New infographic and statement released on the effect of PFAS on women’s health
PFAS (per- and polyfluoroalkyl substances) are a large class of thousands of industrial chemicals that are recognised by many prominent scientists and agencies as toxicants. Extreme persistence is the defining characteristic of this class of compounds, but they can also be highly mobile, bio-accumulative and hazardous.
Many of the most-studied PFAS persist in human tissue for years, with serum half-lives ranging from several years to decades. PFAS cross the placenta, are detected in cord serum, and are transmitted to newborns and infants via contaminated breast milk.
PFAS are linked to serious health impacts even at low levels of exposure. They can affect reproductive health and birthweight and are linked to thyroid disease and asthma.
In partnership with the Health and Environment Alliance (HEAL) and the UCSF Program on Reproductive Health and the Environment (PRHE), we have developed a brand-new infographic highlighting the dangers of PFAS when it comes to women’s health, pregnancy and human development.
It also provides tangible options for clinicians to help reduce exposure to PFAS, as well as action points for advocacy work to ban PFAS.
The FIGO Committee on Reproductive and Developmental Environmental Health advocates for minimising or eliminating exposures to toxics with potential to cause harm to human health broadly and to human development and reproductive health in particular. We strongly endorse the principle that "When an activity raises threats of harm to human health or the environment, precautionary measures should be taken even if some cause and effect relationships are not fully established scientifically." Persistent (“forever”) chemicals in the environment, such as PFAS, last generations, and so prevention is paramount.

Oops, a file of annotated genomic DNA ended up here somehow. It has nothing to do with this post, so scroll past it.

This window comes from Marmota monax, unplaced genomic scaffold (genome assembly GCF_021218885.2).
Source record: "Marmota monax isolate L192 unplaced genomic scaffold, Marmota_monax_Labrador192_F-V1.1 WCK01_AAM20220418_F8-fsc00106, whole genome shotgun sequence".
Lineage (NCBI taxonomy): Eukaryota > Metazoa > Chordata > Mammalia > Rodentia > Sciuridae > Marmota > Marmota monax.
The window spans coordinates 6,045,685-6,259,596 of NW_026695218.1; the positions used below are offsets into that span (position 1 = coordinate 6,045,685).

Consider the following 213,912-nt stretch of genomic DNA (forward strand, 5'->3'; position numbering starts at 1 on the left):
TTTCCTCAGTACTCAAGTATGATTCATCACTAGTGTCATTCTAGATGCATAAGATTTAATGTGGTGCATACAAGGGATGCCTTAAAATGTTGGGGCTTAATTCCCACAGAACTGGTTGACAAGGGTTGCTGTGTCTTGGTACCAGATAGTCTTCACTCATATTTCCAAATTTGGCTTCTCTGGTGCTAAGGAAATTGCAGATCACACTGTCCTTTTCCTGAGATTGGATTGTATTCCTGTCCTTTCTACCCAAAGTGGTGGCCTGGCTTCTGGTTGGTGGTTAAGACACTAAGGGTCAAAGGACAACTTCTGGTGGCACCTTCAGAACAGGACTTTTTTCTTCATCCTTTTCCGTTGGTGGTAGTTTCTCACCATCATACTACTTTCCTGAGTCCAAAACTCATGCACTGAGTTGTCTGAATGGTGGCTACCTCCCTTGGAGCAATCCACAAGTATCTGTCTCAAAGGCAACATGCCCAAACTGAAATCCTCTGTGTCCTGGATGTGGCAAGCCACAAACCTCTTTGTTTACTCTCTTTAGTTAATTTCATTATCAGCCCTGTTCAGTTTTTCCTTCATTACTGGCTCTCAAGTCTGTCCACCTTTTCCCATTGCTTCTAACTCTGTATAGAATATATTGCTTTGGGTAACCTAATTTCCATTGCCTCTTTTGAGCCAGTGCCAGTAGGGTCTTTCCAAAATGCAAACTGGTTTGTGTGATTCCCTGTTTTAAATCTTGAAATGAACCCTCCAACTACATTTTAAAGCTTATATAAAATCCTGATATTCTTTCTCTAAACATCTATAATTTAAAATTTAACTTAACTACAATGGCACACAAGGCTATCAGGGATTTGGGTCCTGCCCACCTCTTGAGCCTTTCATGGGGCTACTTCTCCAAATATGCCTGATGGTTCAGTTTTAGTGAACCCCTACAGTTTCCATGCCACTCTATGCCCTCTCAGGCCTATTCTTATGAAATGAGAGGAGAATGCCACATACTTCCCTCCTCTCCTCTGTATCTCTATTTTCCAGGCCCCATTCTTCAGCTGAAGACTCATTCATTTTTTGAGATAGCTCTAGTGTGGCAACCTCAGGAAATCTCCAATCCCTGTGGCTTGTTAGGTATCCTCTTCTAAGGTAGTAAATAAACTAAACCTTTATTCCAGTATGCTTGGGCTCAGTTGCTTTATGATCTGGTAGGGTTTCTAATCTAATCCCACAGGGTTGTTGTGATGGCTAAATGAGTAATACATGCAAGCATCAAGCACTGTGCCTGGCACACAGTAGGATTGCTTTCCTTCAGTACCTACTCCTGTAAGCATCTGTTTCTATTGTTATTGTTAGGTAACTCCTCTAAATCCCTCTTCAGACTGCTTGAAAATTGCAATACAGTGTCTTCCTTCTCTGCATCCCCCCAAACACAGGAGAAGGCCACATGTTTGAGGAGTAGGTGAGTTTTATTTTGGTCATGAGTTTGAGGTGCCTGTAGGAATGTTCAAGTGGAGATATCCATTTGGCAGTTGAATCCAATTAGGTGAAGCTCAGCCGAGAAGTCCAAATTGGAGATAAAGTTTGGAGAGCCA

– Professor Linda Giudice, FIGO Chair of the Committee on Reproductive and Developmental Environmental Health
FIGO Statement on PFAS
In 2015, FIGO adopted Reproductive Health Impacts of Exposure to Toxic Environmental Chemicals, a scientific opinion reflecting the need for this approach to better address the threat that toxic environmental chemicals now pose to human reproductive and environmental health. Subsequently, FIGO established a global Reproductive and Developmental Environmental Health (RDEH) working group, which was designated a formal FIGO Committee in 2018.
The FIGO Statement from the Committee, on the removal of PFAS globally, urges hospitals, childcare centres, schools and other settings in which FIGO members work to preferentially purchase PFAS-free furniture, upholstery, carpet, clothing and food packaging.
In addition, we recommend that governments:
- prioritise legislation to phase out all non-essential uses and manufacturing of PFAS, starting with uses that are likely to result in greater exposures to pregnant women and children
- require transparency on PFAS use
- invest in safer alternatives for essential uses and in improved monitoring, clean-up and disposal technologies
- mitigate ongoing exposure to PFAS by cleaning up polluted environmental resources and securing storage of highly contaminated PFAS waste until a safe destruction method has been determined
- require regulatory assessment of PFAS, including toxicological and exposure assessment, as a class.